Thursday, February 24, 2022

flowers of the machine, part 3: gamelon of the floating world (IV)

 As I said before, this project seemed like a much better idea before it began.

Several months after I first watched it (and re- and rewatched it), YouTube rerecommended me the Zelda CDi Reanimated Collab—again. And like a cat who can't help itself from batting at a foxtail dangling in front of its face, I clicked the link and watched it—again.

This time, for whatever reason, I imagined a scenario where an alien anthropologist, visiting Earth thousands of years in the future, somehow found itself viewing the ZCRC in the vine-shrouded shambles of an old server bank. (No, I don't know how it would accomplish this. Alien science.) What if, somehow, this very video was one of the only digital artifacts from the twenty-first century that the visitor could reconstruct in toto? Given this clue, what would the curious alien surmise of humanity's way of life in the twilight years of its global civilization?

That was the handle of it: pretending that the ZCRC wasn't just a silly piece of internet ephemera, but something that deserved a thoroughgoing accounting for, as though the description "YouTube video about the cutscenes from a so-bad-it's-funny 1990s video game" would be received with an uncomprehending stare.

Since I'm too afraid to reread the first three parts of this exercise and discover that I'm actually a babbling idiot, let's please assume that I've given an adequately explication of the ZCRC in terms of the medium in which it occurs, the persons who made it, and its cultural functions, all as outcomes of historical processes. All that remains is to guess at what it means.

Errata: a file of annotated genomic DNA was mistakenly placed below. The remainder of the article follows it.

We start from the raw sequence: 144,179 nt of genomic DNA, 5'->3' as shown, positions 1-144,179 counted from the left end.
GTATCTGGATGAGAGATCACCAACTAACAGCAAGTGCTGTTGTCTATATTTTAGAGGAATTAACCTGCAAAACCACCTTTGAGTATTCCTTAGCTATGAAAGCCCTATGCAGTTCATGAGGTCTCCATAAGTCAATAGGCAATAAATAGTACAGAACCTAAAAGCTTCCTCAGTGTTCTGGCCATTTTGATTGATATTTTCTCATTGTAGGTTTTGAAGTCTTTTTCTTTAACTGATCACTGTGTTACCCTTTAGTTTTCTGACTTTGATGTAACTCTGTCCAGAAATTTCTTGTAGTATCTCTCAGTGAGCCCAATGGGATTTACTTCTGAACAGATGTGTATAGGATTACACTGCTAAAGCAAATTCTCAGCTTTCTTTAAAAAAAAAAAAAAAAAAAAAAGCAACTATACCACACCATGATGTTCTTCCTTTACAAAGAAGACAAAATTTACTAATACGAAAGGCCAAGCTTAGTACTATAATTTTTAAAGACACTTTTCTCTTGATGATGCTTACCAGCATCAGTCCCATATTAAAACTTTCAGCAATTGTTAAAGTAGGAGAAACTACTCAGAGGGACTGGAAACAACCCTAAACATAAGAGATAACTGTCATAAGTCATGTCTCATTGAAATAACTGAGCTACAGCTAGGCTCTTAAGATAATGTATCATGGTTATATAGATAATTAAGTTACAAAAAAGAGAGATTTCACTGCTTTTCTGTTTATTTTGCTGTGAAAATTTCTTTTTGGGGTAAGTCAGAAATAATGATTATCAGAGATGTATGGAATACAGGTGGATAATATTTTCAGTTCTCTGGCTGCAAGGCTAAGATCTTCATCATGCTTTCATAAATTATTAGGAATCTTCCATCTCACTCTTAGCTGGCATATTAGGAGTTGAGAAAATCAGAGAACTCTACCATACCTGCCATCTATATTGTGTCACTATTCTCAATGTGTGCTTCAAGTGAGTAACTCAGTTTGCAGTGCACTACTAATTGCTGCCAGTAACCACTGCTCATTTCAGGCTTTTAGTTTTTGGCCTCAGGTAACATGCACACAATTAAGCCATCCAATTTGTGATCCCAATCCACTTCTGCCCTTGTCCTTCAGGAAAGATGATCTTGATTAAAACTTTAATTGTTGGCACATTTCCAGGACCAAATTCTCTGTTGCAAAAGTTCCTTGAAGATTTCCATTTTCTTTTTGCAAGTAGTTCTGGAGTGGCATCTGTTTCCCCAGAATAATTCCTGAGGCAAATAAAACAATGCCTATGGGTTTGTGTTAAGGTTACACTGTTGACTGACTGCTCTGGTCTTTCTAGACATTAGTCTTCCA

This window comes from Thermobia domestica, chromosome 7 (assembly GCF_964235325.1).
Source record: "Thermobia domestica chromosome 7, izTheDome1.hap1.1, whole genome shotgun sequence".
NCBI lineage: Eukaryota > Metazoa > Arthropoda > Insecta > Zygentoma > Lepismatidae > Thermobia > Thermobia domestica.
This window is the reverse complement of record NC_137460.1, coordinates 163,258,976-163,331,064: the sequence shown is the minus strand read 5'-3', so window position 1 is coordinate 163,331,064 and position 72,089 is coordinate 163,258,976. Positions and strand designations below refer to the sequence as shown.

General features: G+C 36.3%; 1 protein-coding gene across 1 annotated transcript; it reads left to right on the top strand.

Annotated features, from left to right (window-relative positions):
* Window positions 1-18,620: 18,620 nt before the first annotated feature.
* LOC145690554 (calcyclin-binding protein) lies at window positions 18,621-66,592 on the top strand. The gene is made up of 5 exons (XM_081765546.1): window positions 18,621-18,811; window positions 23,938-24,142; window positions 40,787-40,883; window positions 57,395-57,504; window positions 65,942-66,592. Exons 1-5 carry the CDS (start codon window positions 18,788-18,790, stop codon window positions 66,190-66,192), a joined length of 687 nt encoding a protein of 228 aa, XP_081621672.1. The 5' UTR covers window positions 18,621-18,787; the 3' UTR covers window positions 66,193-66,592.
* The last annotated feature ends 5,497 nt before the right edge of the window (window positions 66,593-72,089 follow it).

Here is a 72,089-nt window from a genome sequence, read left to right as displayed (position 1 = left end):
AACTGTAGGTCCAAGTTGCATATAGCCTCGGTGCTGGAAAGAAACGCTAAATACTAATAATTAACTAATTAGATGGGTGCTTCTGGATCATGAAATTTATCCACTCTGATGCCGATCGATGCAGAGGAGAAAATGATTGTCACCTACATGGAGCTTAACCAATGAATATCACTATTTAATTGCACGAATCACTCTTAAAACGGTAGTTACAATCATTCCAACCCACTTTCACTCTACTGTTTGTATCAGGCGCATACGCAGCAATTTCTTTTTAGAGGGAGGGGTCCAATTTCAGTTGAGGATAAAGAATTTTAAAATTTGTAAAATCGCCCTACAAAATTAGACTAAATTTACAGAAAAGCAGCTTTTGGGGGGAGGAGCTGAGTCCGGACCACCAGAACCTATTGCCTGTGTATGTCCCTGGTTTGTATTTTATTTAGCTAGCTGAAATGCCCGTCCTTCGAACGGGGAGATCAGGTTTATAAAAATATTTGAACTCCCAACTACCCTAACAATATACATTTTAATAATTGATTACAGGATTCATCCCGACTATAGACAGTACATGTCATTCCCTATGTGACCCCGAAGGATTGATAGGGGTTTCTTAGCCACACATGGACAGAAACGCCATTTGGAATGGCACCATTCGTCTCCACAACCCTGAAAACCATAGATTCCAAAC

As the seasons passed and his missions continued, Marco mastered the Tartar language and the national idioms and tribal dialects. Now his accounts were the most precise and detailed that the Great Khan could wish and there was no question or curiosity which they did not satisfy. And yet each piece of information about a place recalled to the emperor's mind that first gesture or object with which Marco had designated the place. The new fact received a meaning from that emblem and also added to the emblem a new meaning. Perhaps, Kublai thought, the empire is nothing but a zodiac of the mind's phantasms.

"On the day when I know all the emblems," he asked Marco, "shall I be able to possess my empire, at last?"

And the Venetian answered: "Sire, do not believe it. On that day you will be an emblem among emblems." 
   —Italo Calvino, Invisible Cities (1972)

What does the Zelda CDi Reanimated Collab mean? What do The Faces of Evil and The Wand of Gamelon mean, for that matter?

Saturday, February 12, 2022

flowers of the machine, part 3: gamelon of the floating world (III)

Games, like institutions, are extensions of social man and of the body politic, as technologies are extensions of the animal organism. Both games and technologies are counter-irritants or ways of adjusting to the stress of the specialized actions that occur in any social group. As extensions of the popular response to the workaday stress, games become faithful models of a culture. They incorporate both the action and the reaction of whole populations in a single dynamic image.
   —Marshall McLuhan, Understanding Media (1964)

Of course, "games" meant something totally different in 1964 than today. But the good professor is still worth listening to on the topic, I think.

So, once again, we're examining the technical and cultural backdrop of a silly YouTube video where a couple hundred different animators set new moving pictures to the old noises from two of the most embarrassing video games ever made.

This seemed like a such a good idea a month or two back. I was drinking more back then. Early winter and all.


Who are the mythmakers?

First, it depends on what we mean by "myths." We'll come back to that.

Second: it depends on how a culture is organized, and the technology it uses.